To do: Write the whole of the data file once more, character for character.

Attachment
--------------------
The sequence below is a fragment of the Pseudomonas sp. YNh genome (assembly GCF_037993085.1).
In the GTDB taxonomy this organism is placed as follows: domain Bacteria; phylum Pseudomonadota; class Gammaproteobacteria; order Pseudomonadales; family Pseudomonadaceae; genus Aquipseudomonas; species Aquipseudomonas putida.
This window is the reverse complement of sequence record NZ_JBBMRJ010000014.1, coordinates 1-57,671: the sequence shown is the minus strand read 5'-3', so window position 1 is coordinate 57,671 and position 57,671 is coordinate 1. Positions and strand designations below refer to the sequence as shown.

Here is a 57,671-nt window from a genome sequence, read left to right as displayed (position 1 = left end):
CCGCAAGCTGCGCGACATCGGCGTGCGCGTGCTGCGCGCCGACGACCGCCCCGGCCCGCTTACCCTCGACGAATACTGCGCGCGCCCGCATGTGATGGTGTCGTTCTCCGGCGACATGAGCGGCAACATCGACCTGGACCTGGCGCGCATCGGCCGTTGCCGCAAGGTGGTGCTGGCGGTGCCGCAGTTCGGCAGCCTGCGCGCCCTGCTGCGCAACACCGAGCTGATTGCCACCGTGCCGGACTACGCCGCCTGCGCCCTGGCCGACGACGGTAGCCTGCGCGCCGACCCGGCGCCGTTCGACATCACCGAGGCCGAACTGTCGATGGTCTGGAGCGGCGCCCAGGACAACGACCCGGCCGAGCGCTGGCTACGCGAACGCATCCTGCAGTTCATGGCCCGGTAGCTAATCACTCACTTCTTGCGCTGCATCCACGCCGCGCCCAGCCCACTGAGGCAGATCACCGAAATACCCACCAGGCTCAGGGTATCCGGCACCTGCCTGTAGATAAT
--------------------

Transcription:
The sequence below is a fragment of the Pseudomonas sp. YNh genome (assembly GCF_037993085.1).
In the GTDB taxonomy this organism is placed as follows: domain Bacteria; phylum Pseudomonadota; class Gammaproteobacteria; order Pseudomonadales; family Pseudomonadaceae; genus Aquipseudomonas; species Aquipseudomonas putida.
This window is the reverse complement of sequence record NZ_JBBMRJ010000014.1, coordinates 1-57,671: the sequence shown is the minus strand read 5'-3', so window position 1 is coordinate 57,671 and position 57,671 is coordinate 1. Positions and strand designations below refer to the sequence as shown.

Here is a 57,671-nt window from a genome sequence, read left to right as displayed (position 1 = left end):
CCGCAAGCTGCGCGACATCGGCGTGCGCGTGCTGCGCGCCGACGACCGCCCCGGCCCGCTTACCCTCGACGAATACTGCGCGCGCCCGCATGTGATGGTGTCGTTCTCCGGCGACATGAGCGGCAACATCGACCTGGACCTGGCGCGCATCGGCCGTTGCCGCAAGGTGGTGCTGGCGGTGCCGCAGTTCGGCAGCCTGCGCGCCCTGCTGCGCAACACCGAGCTGATTGCCACCGTGCCGGACTACGCCGCCTGCGCCCTGGCCGACGACGGTAGCCTGCGCGCCGACCCGGCGCCGTTCGACATCACCGAGGCCGAACTGTCGATGGTCTGGAGCGGCGCCCAGGACAACGACCCGGCCGAGCGCTGGCTACGCGAACGCATCCTGCAGTTCATGGCCCGGTAGCTAATCACTCACTTCTTGCGCTGCATCCACGCCGCGCCCAGCCCACTGAGGCAGATCACCGAAATACCCACCAGGCTCAGGGTATCCGGCACCTGCCTGTAGATAAT